Pacifica, CA

Pacifica fireworks will be on the November 2022 ballot

Kristen Philipkoski

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(Photo by Spenser Sembrat on Unsplash)

As I wrote recently, fireworks are increasingly a hot-button issue in the California coastal town of Pacifica where the celebratory explosions are popular and frequent. But with fires devastating nearby regions in recent years, some community members want all forms of legal fireworks stopped.

Many pet owners in Pacifica hate the fireworks tradition because the loud noises terrorize their animals. People with PTSD and allergies feel similarly. And residents concerned about California’s increasing fire danger fear a disaster in Pacifica caused by fireworks is only a matter of time.

An "urgent" text campaign sent on Febraury 5 by a group called Save Pacifica Fireworks asked Pacificans for support for the city's “safe and sane” regulations. The message said the issue would come up in the city council meeting that week.

At issue is the fact that “safe and sane” fireworks kiosks planted around town every late June and July raise more than $250,000 for schools and various non-profit organizations including Terra Nova High School football, the Pacifica Moose Lodge, Pacifica girls softball and many more.

The effort to keep safe and sane fireworks legal is spearheaded by Terra Nova High School Football coach Jason Piccolotti, Terra Nova Athletic Boosters board president Nathan Uter, Pacifica Tiger Sharks Pop Warner Football board president Mike Biancalana, and Jeanne Matysiak of American Legion Post #238.

At the meeting on February 8, the council heard numerous public comments supporting both sides of the issue, followed by a lengthy discussion about how to respond. The decision was to place the fireworks issue on the November 2022 ballot.

Third Vote

It will be the third time Pacificans have voted on the fireworks issue. In both 1983 and 1996, voters chose to keep some fireworks (like sparklers and smoke balls) legal, and elaborate versions (like roman candles and other projectiles) illegal.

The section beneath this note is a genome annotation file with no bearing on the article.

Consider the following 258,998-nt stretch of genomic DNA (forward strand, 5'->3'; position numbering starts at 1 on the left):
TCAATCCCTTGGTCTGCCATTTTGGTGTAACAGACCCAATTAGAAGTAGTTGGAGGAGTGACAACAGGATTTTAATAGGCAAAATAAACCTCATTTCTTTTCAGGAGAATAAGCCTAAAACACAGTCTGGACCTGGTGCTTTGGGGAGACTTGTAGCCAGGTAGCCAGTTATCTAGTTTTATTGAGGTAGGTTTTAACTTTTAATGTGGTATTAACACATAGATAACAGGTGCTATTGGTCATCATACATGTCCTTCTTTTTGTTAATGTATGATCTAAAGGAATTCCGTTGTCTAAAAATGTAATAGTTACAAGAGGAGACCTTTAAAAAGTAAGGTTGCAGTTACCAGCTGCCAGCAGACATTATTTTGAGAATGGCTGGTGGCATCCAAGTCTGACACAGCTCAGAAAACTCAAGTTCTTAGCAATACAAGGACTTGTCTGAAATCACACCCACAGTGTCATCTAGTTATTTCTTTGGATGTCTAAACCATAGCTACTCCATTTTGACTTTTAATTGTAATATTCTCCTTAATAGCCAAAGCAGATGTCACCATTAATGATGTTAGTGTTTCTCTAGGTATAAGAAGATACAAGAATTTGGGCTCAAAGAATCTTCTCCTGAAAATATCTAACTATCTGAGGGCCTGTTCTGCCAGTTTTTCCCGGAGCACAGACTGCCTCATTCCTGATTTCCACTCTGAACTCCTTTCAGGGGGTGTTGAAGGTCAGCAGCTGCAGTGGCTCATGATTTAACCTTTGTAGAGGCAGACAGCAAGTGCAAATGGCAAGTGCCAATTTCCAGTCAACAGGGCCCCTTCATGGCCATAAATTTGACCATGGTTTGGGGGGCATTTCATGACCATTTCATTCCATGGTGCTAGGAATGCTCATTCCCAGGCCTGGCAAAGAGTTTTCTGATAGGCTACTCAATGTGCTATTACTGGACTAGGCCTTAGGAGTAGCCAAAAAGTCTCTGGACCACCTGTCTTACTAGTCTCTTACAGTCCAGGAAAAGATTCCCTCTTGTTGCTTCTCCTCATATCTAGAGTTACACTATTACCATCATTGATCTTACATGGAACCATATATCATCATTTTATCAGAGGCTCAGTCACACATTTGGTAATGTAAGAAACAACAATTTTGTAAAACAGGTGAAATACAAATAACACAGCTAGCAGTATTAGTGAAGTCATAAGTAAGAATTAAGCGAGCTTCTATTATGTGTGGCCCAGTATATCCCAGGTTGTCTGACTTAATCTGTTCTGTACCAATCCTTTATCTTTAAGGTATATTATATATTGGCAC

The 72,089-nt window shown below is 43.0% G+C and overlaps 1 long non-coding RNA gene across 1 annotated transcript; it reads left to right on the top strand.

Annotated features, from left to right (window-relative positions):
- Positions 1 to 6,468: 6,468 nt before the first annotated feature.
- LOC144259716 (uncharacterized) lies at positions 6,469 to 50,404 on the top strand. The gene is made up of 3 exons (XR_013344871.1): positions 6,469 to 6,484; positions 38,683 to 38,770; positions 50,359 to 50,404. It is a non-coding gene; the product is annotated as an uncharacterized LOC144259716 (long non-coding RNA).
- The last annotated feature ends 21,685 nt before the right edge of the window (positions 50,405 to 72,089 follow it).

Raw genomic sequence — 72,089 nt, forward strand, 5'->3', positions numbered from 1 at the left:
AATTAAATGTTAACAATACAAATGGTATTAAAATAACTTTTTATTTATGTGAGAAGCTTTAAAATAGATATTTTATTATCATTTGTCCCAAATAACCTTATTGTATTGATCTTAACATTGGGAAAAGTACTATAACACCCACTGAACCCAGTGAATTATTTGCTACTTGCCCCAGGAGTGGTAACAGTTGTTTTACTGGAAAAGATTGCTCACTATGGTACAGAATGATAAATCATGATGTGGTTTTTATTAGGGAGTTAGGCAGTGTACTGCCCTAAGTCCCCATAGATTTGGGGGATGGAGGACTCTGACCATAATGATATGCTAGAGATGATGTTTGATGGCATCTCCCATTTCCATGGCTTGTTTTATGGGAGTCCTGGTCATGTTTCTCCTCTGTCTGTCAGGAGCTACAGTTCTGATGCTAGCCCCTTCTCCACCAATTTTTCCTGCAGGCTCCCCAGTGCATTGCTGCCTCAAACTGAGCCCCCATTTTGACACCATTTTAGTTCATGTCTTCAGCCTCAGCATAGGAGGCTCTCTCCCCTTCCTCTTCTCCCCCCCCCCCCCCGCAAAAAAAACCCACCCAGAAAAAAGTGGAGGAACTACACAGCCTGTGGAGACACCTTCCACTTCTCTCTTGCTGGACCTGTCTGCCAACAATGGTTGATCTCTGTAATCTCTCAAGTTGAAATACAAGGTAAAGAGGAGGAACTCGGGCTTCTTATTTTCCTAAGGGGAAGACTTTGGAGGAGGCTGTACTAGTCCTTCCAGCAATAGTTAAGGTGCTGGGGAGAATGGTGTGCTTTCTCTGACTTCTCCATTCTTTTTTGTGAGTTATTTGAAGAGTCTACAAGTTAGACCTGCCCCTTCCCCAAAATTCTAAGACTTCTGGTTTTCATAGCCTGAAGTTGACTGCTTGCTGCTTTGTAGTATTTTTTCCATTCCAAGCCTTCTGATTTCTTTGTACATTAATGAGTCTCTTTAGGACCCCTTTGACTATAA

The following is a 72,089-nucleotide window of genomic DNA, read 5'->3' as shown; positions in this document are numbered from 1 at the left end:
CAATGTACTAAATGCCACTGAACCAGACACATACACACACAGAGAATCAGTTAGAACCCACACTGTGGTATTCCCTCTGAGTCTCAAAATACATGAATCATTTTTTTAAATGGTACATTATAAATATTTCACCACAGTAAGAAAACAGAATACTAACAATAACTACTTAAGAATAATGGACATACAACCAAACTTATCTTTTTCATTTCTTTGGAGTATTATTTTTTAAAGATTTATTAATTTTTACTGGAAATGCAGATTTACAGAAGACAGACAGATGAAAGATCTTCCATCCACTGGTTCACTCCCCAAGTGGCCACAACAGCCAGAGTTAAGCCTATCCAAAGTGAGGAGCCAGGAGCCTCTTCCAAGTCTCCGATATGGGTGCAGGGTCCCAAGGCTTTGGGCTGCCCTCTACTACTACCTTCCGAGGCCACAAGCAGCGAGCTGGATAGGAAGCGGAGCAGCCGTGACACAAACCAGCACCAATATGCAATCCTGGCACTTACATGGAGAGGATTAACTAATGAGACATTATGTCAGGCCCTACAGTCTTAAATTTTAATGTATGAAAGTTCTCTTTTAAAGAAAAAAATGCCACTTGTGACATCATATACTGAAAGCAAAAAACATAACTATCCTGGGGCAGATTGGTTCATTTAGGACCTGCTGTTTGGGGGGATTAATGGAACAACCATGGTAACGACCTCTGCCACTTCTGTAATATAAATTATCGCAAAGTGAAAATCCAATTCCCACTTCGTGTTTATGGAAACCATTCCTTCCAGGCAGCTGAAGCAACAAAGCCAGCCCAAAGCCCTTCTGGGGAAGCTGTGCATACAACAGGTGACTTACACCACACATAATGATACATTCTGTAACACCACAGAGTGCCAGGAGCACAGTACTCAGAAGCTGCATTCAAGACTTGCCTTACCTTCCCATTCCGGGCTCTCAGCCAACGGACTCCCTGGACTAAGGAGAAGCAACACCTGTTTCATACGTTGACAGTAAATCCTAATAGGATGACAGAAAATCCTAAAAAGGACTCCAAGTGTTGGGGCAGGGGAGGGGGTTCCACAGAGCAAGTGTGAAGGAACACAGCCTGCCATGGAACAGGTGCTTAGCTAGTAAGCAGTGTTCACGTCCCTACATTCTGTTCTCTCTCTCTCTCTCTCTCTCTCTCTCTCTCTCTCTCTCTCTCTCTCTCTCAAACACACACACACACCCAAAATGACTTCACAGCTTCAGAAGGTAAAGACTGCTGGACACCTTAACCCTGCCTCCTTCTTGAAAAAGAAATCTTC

About a year ago, city council took a “flash vote” which received votes from 445 people (of 519 invited). Nearly everyone (91.5%) knew about safe and sane fireworks, 48.4% said they believed only safe and san fireworks should be allowed, and 38.4% felt all fireworks should be banned.

They also sent questionnaires to the nonprofits who benefit from the kiosks. Six of 12 responded, and all said that the loss of the fireworks revenue would be detrimental to the programs. The questionnaire asked if they had discussed alternative ways to raise money; most said they had but all agreed that fireworks sales were the most efficient and profitable.

Keep It Professional

To address the fundraising gap that would be left if the fireworks booths were no longer allowed, newly-elected council-member Tygerjas Twyrls Bigstyck offered a solution.

What if the nonprofits banned together to create a big, professional Fourth of July fireworks display that would draw not only Pacifica residents but people from neighboring cities? Bigstyck estimated that the proceeds from entry fees could raise enough to support the various nonprofits.

The logistics of planning such an event would have to be left up to concerned citizens, Mayor Sue Beckmeyer said, because city staff does not have the capacity to add it to their already busy schedules.

The Commenter Nextdoor

Nextdoor lit up with discussions after the meeting with some comments supporting Bigstyck's proposal and others saying the logistics were too daunting, and that the nonprofits didn’t have enough incentive to take on such a task.

Others lamented the extra law enforcement hours necessary on holidays to monitor the illegal fireworks.

“We need to stop spending significant amounts of money to employ extra police officers on the 4th of July, since we could really use these funds to police all the car property thefts going on all year round now. IMO that would be money better spent, instead of having extra police running around like key stone cops, not accomplishing anything on the 4th of July.”

Enforcement is also difficult—state law requires that officers witness someone setting off the fireworks to write a citation.

Still others worried that legal fireworks are a gateway to the more dangerous kind.

“One thing I learned from listening to the City Council meeting that was very disturbing was that people can and do make illegal fireworks out of legal ones and that there are directions online to do so. That would certainly blur the line between legal and illegal fireworks.”

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I'm a veteran writer and editor and founder of Mean Magazine and The Mean Podcast for GenX women. I write about everything from fashion to science and everything in between. I’ve written for Racked, Refinery 29, 7x7, SF Chronicle, Wired, Gizmodo and many others.

Pacifica, CA
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